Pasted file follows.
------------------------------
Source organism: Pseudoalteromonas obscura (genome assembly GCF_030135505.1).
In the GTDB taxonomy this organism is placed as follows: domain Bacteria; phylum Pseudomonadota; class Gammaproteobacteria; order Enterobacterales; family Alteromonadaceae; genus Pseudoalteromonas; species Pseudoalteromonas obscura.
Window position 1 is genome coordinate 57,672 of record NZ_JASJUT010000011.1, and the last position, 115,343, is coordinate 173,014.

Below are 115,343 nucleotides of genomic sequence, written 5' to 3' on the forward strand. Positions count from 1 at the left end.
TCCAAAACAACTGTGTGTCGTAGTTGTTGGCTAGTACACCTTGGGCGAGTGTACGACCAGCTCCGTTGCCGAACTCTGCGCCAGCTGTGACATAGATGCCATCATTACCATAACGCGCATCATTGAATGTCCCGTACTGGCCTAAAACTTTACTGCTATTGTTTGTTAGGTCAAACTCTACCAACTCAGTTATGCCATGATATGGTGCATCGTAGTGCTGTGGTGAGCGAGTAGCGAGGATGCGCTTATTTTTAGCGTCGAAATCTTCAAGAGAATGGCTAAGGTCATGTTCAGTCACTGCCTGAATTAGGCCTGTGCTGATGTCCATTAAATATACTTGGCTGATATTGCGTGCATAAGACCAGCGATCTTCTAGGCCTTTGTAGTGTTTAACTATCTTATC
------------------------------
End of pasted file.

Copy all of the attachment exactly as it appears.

Source organism: Pseudoalteromonas obscura (genome assembly GCF_030135505.1).
In the GTDB taxonomy this organism is placed as follows: domain Bacteria; phylum Pseudomonadota; class Gammaproteobacteria; order Enterobacterales; family Alteromonadaceae; genus Pseudoalteromonas; species Pseudoalteromonas obscura.
Window position 1 is genome coordinate 57,672 of record NZ_JASJUT010000011.1, and the last position, 115,343, is coordinate 173,014.

Below are 115,343 nucleotides of genomic sequence, written 5' to 3' on the forward strand. Positions count from 1 at the left end.
TCCAAAACAACTGTGTGTCGTAGTTGTTGGCTAGTACACCTTGGGCGAGTGTACGACCAGCTCCGTTGCCGAACTCTGCGCCAGCTGTGACATAGATGCCATCATTACCATAACGCGCATCATTGAATGTCCCGTACTGGCCTAAAACTTTACTGCTATTGTTTGTTAGGTCAAACTCTACCAACTCAGTTATGCCATGATATGGTGCATCGTAGTGCTGTGGTGAGCGAGTAGCGAGGATGCGCTTATTTTTAGCGTCGAAATCTTCAAGAGAATGGCTAAGGTCATGTTCAGTCACTGCCTGAATTAGGCCTGTGCTGATGTCCATTAAATATACTTGGCTGATATTGCGTGCATAAGACCAGCGATCTTCTAGGCCTTTGTAGTGTTTAACTATCTTATC